On June 25, 2019, police reportedly arrested Omar el-Shenety, a prominent economist and professor at the American University in Cairo and the London School of Economics, and seven others — including activists, journalists, and a former lawmaker — in apparent retaliation for their planned participation in elections.
El-Shenety is a scholar of economics who is also well known in Egypt as a journalist and owner of a nationwide chain of bookstores. In 2017, Egyptian authorities accused el-Shenety of being a member of the Muslim Brootherhood, which the government had declared a terrorist organization, and froze the assets of his bookstore. The move took place alongside a wave of government actions targeting literary and artistic figures and centers.
Reports indicate that in summer 2019, el-Shenety and the seven other individuals met to discuss the possibility of forming an opposition party to participate in Egypt’s 2020 parliamentary elections.
Police reportedly raided the homes of el-Shenety and the seven others in the early morning of June 25, and arrested them. Egypt’s Ministry of Interior issued a statement shortly thereafter accusing those detained of working with members of the Muslim Brotherhood outside the country to overthrow the Egyptian government on the sixth anniversary of the June 30 protests that brought President Abdel Fattah el-Sisi to power. As of this report, el-Shenety remains in prison.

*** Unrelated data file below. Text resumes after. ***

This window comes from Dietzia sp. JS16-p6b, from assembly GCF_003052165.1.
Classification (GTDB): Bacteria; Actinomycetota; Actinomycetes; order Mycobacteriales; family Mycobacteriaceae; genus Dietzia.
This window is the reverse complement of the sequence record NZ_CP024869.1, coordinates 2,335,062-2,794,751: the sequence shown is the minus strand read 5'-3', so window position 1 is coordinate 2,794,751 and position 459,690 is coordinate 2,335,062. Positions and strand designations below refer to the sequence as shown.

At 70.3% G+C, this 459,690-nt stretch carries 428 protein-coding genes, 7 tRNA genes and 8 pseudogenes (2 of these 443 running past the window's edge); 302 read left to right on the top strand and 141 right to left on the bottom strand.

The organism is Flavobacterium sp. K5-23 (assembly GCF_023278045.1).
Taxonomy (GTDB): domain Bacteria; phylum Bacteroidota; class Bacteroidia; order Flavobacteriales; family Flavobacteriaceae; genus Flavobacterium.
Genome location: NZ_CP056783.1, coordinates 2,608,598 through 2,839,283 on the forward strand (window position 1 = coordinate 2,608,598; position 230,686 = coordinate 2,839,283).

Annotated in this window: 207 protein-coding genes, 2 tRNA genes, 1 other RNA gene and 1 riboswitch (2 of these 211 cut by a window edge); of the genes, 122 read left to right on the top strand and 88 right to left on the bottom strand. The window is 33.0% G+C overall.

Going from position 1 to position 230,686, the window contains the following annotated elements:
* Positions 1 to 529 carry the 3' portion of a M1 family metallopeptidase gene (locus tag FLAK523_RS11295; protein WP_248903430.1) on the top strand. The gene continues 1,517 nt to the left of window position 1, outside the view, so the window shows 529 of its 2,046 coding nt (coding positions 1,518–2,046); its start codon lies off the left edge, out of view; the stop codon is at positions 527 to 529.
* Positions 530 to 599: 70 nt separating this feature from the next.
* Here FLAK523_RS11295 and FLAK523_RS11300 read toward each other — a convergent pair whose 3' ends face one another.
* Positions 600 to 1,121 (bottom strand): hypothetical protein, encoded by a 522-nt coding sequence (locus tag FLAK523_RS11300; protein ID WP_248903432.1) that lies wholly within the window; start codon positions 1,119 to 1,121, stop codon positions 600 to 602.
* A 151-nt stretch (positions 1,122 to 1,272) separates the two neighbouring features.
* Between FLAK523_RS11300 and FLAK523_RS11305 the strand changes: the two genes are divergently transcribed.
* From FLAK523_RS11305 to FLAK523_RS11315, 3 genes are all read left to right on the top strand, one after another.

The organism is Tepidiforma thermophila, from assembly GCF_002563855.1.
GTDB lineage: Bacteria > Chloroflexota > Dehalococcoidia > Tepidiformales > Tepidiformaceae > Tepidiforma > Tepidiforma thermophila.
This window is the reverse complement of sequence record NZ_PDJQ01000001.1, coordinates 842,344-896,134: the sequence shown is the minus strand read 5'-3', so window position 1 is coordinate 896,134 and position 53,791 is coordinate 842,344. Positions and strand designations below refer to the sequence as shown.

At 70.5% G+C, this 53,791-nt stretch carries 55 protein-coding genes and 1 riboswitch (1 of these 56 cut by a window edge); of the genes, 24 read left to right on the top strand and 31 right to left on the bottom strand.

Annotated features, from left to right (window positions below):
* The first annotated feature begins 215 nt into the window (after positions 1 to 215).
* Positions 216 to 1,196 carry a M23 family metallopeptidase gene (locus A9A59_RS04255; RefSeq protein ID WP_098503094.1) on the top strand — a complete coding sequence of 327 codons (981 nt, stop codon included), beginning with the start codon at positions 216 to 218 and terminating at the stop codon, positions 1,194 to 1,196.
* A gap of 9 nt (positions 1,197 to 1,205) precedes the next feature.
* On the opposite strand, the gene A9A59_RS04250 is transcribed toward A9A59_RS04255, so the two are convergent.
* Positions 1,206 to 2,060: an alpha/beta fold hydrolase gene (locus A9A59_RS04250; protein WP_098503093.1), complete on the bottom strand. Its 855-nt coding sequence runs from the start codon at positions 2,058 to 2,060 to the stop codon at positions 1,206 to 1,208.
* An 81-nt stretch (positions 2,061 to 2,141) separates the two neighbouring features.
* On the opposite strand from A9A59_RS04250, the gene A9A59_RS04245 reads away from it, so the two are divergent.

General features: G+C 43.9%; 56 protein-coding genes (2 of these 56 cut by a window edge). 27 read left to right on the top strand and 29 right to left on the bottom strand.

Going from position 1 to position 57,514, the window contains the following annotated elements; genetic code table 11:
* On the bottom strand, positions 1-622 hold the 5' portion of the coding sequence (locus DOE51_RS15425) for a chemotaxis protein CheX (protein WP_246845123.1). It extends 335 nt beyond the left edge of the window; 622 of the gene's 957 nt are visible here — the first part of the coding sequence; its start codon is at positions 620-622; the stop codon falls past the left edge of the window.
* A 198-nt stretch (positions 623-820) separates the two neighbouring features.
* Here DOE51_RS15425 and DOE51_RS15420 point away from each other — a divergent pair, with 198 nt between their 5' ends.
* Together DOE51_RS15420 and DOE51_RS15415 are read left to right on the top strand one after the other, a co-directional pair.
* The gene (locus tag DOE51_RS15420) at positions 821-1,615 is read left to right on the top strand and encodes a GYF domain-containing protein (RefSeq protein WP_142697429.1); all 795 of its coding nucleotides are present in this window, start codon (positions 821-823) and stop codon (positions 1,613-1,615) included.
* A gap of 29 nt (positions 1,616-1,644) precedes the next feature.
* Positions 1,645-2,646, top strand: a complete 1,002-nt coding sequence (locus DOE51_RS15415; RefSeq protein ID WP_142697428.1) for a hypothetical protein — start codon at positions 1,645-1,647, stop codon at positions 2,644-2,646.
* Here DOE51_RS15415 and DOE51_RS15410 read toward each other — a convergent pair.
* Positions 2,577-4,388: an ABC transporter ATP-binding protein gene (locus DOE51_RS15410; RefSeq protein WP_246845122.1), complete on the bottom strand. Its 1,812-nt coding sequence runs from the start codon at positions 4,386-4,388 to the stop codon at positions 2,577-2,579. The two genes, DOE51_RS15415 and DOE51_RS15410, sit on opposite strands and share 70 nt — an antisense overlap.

Scholars at Risk is concerned about the detention of a scholar and others in apparent retaliation for their peaceful exercise of the right to freedom of association — conduct that is expressly protected under international human rights instruments including the Universal Declaration of Human Rights and the International Covenant on Civil and Political Rights, to which Egypt is a party. State authorities have a responsibility to refrain from restricting or retaliating against such conduct, so long as it is carried out peacefully and responsibly. In addition to the harm to the immediate victim, arbitrary arrests and prosecutions undermine freedom of expression, academic freedom, and democratic society generally.